We have a blind Labrador name Riddick, who has cataracts as well, and has now been diagnosed diabetic and is on insulin.
We have an epileptic dog named Louise who is pretty much okay most of the time, as long as she has her meds…
And I stop in once a week with whichever Guide Dog puppy we have so they can be weighed, and get used to being in the vet’s office.
Our vet’s receptionists get to know our zoo quite well.

When I do go to the vet, my dogs are on lead, and my cats are on lead AND crated – as per the signs in the vet’s reception.
Keeping the cats away from other animals in the reception is pretty easy, their being in crates. Keeping the dogs away from other dogs though, is a whole ‘nother kettle of bananas! :/
I try not to let my dogs meet the other dogs in reception while we wait for our turn, for a few reasons.
One – I don’t know if the other animals in the reception area are sick or injured, and whether or not the reason they are at the vet is contagious.
Two – I don’t know if they are properly socialised, or treated for ticks and fleas, and whilst I am getting pretty good at reading doggy body language, I would rather not risk illness or injury to my dog by letting them play willy-nilly. Not at the vet, at least.
Three – my Guide Dog puppies are in training, learning to be okay wth vet visits as well as learning to ignore other dogs.

In my experience, people with dogs who may be aggressive will usually wait outside until they are called in by the vet, but too many people waiting in the reception – who don’t know anything about my dog or why we may be there – will ignore my attempts to keep my dog’s attention on me, and bring their dog over to “say hello”!
They don’t know, and they don’t ask, if I’m there to get my dog treated for an illness, or something that their dog could catch, or just for regular inoculations.
I don’t understand it!

Please, for all our sakes, take a seat and keep your dog close.

You aren’t doing your dog- or mine- any favours by getting them all excited in the vet’s reception area, and you could be putting my dog- or yours- at risk.

Ever Wondered What Its Like Raising A Guide Dog Puppy?

It’s a lot like having a toddler in your house.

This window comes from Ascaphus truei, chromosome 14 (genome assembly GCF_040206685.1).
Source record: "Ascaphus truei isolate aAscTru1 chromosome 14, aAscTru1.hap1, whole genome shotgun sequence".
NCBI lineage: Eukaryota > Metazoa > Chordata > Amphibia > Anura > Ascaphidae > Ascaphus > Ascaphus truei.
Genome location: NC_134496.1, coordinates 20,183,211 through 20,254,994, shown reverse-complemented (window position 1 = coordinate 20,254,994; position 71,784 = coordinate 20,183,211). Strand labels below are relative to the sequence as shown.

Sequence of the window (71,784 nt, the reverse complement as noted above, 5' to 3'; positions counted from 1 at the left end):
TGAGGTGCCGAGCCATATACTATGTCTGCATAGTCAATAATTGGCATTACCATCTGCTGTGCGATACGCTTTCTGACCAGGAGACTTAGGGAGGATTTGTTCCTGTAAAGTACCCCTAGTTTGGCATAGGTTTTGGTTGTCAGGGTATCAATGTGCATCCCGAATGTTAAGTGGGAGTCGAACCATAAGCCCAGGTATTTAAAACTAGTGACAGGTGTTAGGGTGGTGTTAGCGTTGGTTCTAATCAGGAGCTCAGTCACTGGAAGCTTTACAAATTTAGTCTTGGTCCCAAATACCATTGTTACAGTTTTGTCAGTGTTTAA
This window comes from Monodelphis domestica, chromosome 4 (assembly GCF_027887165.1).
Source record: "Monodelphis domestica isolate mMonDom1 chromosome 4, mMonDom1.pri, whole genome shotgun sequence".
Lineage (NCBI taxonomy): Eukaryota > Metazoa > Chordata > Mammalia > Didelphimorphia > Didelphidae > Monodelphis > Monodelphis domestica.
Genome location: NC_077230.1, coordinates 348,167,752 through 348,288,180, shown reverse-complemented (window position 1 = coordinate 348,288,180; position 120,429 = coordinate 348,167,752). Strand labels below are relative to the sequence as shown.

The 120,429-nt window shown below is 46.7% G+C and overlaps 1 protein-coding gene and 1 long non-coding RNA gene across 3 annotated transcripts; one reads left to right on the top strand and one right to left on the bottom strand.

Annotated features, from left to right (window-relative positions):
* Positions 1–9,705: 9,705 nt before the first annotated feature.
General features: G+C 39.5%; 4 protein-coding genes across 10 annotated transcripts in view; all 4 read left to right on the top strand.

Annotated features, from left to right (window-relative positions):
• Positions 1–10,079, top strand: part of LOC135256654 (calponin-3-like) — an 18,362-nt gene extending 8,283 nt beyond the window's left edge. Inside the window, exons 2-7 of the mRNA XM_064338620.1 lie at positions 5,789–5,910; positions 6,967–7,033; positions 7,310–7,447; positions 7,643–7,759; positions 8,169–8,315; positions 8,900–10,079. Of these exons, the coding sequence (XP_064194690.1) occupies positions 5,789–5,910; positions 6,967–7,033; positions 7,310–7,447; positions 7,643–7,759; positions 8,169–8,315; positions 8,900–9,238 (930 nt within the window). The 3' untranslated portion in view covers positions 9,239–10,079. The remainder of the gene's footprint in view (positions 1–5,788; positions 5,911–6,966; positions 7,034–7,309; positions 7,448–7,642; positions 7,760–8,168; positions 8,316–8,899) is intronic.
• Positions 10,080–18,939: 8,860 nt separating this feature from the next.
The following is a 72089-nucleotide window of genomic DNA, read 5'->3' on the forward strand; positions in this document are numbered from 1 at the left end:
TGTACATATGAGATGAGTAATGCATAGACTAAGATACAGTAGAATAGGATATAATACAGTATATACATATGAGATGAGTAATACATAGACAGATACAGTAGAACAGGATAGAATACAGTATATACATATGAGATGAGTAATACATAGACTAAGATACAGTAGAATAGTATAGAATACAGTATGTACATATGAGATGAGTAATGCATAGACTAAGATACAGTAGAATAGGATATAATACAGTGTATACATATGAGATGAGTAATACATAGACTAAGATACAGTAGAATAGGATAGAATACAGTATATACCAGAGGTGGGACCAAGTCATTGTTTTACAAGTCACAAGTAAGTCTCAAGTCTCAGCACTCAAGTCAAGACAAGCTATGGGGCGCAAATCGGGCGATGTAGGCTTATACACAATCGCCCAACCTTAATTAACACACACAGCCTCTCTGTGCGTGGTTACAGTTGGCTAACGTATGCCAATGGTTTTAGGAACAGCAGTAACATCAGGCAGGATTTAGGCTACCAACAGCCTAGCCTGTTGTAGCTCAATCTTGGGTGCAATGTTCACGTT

I would say its like having a baby in the house, but babies aren’t really mobile… 😛

widget_volt

Once you find out you’re on the list for a puppy, you can hardly wait for the email giving you the date you can go and fetch her (or him 😀 ).
You start racking your brain for possible names and buying toys, a new collar, name tags, bowls, and bedding for when your baby arrives home. Once you fetch your puppy, you get to pick her up and cuddle her, and carry her to the car, and you make the most of it ‘coz it won’t easily happen again – these puppies are not to be carried and coddled.

widget_Kenzo

For the first week, she sleeps a lot, often collapsing into a nap in the middle of a game! Then there’s the mad dash when your puppy wakes at 1am… and 2am and 4am and 5am… Get her outside for a piddle and back into her bed- in the dark- without too much of a disruption to your sleep or the rest of the household, praying that it won’t be long before she sleeps through.

widget_Lennox

Then she’ll start getting more active.
You will spend a lot of time asking your puppy what she – or he – has in her mouth, and then telling her to spit it out (leave it), or to bring it to you.
And if she does manage to get out of your sight, you spend a lot of time checking to see why your puppy has suddenly gone quiet… and then cleaning up whatever her newest mess is.

widget_Rhody

You’ll check to make sure your puppy bag is properly packed – lunch, clean up products, treats, water, and toys – and then you kick yourself when you get to your destination and you’ve left something behind. Or you’ve left the whole bag behind!
And since your puppy goes where you go, you try to plan your trips around your puppy’s nap times and meals, hoping you timed it right and she won’t need to pee (busy) until you get home again!